· With the launch of special services on buses for physically challenged people in December, Dubai became the first city in the region to have an integrated public transport system fully accessible to people with special needs. According to Road Transport Authority officials, all modes of public transport, including the Dubai Metro, public buses, marine transport and even some taxis now meet mobility requirements of people with special needs.
· Dubai announced in December that it intends to build a five-dome Human Rights Village, with each dome addressing a specific issue. While the first is expected to focus on human rights from birth to death, the second would focus on health, the third on food and water, the fourth on education, and the fifth consisting of a ‘challenging room’ where human rights issues could be discussed and addressed.
· Under the auspices of the Zayed Higher Organisation (ZHO) for Humanitarian Care, Special Needs and Minors Affairs, the UAE launched the second phase of the National Project for Inclusion, which intends to expand services to people with special needs across the country and increase people’s understanding of special needs, as well as helping those with special needs to participate equally in society.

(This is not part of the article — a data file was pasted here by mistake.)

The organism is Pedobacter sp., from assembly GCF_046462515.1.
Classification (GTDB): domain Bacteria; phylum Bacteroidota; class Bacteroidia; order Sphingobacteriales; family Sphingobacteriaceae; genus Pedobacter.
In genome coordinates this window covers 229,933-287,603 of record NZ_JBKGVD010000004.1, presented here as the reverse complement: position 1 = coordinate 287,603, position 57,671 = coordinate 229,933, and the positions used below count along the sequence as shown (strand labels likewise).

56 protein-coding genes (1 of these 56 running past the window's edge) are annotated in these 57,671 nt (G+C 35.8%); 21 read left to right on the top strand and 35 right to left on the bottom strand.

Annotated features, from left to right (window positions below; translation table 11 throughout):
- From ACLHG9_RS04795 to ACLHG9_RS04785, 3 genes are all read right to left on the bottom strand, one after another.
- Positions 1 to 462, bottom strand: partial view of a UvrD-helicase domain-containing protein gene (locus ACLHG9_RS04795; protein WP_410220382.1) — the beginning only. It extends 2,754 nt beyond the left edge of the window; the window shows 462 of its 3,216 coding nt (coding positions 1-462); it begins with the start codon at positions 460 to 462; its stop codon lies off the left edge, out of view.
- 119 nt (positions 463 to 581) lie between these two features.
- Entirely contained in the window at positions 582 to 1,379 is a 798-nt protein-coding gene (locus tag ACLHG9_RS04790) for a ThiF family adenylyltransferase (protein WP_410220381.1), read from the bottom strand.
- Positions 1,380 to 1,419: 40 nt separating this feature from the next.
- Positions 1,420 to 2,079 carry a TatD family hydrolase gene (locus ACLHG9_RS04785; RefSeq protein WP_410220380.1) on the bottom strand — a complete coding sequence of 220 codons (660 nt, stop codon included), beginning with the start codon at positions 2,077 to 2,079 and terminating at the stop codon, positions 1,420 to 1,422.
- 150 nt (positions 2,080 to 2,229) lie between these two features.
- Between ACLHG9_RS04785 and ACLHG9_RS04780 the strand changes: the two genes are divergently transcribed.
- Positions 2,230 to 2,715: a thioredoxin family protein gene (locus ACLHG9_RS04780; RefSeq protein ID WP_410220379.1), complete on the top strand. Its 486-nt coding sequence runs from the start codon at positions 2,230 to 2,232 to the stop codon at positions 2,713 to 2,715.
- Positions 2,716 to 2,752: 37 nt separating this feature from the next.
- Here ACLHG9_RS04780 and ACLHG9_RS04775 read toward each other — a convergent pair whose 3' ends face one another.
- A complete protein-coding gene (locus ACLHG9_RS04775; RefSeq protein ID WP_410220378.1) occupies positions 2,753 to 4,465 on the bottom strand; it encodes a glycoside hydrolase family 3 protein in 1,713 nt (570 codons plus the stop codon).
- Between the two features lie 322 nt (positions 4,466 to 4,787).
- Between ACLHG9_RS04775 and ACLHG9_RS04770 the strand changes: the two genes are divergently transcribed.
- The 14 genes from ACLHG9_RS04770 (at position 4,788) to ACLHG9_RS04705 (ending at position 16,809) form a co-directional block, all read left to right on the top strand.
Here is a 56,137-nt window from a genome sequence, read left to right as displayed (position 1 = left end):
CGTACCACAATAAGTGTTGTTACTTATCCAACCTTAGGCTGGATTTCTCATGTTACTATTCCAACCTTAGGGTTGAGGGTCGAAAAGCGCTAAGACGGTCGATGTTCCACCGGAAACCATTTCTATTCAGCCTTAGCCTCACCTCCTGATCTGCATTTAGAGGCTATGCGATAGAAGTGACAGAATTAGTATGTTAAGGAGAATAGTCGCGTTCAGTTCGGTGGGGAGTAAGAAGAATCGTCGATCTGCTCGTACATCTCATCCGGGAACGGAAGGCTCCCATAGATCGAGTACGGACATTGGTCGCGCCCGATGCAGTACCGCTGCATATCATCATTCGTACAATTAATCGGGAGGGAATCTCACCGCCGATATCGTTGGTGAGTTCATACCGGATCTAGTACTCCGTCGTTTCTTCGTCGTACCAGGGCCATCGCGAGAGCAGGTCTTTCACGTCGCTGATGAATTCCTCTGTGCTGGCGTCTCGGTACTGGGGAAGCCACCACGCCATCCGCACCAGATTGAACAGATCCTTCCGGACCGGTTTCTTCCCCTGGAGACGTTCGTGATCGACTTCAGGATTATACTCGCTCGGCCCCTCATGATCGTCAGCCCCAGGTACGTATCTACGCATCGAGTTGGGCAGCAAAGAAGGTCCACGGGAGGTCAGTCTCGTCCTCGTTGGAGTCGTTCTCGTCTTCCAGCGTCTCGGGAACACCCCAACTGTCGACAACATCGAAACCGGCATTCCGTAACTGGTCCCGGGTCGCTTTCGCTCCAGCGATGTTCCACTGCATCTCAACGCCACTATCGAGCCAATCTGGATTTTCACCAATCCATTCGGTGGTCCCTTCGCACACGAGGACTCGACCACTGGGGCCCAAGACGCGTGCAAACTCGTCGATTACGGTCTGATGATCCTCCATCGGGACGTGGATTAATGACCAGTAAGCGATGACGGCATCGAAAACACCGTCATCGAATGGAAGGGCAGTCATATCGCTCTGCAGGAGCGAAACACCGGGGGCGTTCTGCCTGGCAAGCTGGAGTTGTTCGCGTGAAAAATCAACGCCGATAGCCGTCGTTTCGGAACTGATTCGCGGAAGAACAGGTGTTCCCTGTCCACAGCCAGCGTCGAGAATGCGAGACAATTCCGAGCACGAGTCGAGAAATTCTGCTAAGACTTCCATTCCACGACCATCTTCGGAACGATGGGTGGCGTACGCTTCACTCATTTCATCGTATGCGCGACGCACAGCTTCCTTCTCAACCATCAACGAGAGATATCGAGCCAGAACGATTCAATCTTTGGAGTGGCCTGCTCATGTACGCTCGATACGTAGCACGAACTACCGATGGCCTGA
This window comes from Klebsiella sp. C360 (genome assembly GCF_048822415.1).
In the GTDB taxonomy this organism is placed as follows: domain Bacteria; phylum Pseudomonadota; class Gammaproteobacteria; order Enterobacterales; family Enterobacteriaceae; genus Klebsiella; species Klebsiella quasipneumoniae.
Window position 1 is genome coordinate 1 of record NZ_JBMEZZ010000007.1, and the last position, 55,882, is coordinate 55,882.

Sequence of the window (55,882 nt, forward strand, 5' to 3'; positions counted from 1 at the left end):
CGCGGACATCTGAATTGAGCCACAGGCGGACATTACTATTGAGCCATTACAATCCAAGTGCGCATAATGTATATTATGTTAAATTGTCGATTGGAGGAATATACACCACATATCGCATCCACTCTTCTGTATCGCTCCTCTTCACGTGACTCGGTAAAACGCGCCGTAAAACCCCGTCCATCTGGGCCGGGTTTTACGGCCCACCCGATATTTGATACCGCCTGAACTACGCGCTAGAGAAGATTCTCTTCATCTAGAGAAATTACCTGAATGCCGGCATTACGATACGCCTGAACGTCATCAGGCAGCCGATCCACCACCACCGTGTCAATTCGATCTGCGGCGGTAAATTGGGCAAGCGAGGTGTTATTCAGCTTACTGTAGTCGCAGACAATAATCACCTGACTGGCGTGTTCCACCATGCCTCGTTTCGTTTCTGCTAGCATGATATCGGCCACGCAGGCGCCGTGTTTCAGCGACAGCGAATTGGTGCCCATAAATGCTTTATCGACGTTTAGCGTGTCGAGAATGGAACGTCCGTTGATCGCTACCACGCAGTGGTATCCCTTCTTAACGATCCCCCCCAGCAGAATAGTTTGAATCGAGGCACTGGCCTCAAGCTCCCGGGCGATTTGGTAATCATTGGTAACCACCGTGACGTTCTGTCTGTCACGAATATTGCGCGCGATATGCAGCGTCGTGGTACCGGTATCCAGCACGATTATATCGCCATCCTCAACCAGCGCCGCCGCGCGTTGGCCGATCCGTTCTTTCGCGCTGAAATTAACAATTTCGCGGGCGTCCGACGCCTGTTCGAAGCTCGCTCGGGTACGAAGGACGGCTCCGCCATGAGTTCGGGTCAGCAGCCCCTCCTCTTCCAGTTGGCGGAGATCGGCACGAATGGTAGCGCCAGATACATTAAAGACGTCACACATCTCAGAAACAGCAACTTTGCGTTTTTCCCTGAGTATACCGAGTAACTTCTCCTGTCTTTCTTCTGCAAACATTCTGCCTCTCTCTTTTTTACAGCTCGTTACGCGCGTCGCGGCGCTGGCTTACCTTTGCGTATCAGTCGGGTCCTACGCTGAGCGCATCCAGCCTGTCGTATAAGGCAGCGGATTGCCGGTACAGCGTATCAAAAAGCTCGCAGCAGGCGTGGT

Public and private organisations participating in the programme are required to meet international standards to improve their services and accessibility to disabled people as part of an effort to assimilate people with special needs into society, to improve their lifestyles and to safeguard their human rights.
The ZHO enrolled 34 special needs students in government schools during the last two years and has been monitoring their progress under the supervision of specially trained educators. Five other hearing-impaired students were sent abroad for education.
It also helped find employment in various organisations for ten individuals with special needs, seven of whom were women. Among the programmes offered by the ZHO are vocational training, education and qualification services; management and investment of minor funds; social and psychological care; evaluation services, early intervention, physiotherapy, functional therapy; social and psychological care and total care for orphans.